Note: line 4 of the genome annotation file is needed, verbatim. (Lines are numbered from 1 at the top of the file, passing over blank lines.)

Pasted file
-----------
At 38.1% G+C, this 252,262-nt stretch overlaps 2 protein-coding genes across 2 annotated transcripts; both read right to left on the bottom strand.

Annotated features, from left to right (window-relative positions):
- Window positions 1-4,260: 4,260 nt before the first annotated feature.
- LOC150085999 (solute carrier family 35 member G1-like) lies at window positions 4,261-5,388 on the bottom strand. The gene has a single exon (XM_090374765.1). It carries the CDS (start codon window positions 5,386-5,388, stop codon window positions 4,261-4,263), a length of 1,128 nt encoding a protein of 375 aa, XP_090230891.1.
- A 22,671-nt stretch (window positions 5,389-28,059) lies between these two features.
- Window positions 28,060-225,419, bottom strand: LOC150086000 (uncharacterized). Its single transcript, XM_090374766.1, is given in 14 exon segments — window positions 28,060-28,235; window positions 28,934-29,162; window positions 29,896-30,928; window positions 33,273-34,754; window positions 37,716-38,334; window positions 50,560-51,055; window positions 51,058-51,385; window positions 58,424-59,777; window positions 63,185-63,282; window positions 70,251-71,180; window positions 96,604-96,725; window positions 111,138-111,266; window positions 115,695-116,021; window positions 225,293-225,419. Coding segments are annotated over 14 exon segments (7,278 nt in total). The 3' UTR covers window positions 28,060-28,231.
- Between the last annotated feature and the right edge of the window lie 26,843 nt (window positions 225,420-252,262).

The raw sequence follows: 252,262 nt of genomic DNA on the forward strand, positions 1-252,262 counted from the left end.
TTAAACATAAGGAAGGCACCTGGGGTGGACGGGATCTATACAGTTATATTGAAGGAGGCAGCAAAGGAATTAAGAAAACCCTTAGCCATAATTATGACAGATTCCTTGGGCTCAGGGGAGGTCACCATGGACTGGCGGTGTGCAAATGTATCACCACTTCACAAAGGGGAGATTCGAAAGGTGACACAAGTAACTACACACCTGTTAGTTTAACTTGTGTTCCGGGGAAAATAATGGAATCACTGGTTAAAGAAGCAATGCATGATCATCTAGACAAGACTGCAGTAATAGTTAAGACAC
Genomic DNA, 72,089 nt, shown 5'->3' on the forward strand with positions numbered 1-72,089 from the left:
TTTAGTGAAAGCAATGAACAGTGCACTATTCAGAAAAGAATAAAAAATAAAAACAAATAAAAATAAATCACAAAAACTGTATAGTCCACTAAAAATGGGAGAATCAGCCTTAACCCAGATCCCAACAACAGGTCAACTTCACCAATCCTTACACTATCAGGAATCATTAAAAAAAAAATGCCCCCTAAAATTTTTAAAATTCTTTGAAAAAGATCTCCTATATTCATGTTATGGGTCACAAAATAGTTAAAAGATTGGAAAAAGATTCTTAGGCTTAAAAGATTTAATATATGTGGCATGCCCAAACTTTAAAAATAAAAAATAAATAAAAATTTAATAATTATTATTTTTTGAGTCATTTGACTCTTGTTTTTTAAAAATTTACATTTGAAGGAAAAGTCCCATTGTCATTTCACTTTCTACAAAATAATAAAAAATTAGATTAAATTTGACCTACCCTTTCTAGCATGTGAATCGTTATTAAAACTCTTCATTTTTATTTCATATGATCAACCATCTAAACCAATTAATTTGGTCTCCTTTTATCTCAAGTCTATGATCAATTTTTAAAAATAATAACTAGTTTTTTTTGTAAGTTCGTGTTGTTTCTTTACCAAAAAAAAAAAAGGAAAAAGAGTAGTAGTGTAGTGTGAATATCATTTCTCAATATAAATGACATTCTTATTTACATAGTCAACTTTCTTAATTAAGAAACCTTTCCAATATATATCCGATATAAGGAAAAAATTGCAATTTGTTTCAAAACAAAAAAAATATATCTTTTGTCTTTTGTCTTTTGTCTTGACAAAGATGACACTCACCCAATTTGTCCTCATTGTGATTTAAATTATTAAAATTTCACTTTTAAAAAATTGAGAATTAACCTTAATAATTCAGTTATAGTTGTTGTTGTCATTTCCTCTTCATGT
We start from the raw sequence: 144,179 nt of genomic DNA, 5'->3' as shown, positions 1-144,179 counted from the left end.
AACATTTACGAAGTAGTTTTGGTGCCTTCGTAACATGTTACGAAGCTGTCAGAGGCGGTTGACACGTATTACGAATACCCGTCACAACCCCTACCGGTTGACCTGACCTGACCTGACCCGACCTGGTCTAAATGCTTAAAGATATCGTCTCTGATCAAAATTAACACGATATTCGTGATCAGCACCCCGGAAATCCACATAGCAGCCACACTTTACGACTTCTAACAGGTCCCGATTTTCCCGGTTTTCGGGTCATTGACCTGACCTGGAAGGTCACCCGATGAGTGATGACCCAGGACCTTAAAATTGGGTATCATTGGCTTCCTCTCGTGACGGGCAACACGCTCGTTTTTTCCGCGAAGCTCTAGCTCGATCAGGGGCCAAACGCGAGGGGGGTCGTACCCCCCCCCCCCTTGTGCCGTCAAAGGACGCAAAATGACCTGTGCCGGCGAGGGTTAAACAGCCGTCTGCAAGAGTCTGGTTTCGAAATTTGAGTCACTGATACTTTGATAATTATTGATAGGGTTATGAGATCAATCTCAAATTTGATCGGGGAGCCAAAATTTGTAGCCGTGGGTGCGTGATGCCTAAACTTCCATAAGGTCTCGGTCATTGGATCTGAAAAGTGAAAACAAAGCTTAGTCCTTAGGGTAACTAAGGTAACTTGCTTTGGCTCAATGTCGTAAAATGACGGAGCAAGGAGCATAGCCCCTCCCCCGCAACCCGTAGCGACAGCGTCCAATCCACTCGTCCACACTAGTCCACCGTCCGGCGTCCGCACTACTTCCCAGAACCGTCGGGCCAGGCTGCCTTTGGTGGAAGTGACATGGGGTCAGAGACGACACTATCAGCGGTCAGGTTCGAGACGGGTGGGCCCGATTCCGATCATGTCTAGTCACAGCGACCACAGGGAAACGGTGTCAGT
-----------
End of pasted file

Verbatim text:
- LOC150085999 (solute carrier family 35 member G1-like) lies at window positions 4,261-5,388 on the bottom strand. The gene has a single exon (XM_090374765.1). It carries the CDS (start codon window positions 5,386-5,388, stop codon window positions 4,261-4,263), a length of 1,128 nt encoding a protein of 375 aa, XP_090230891.1.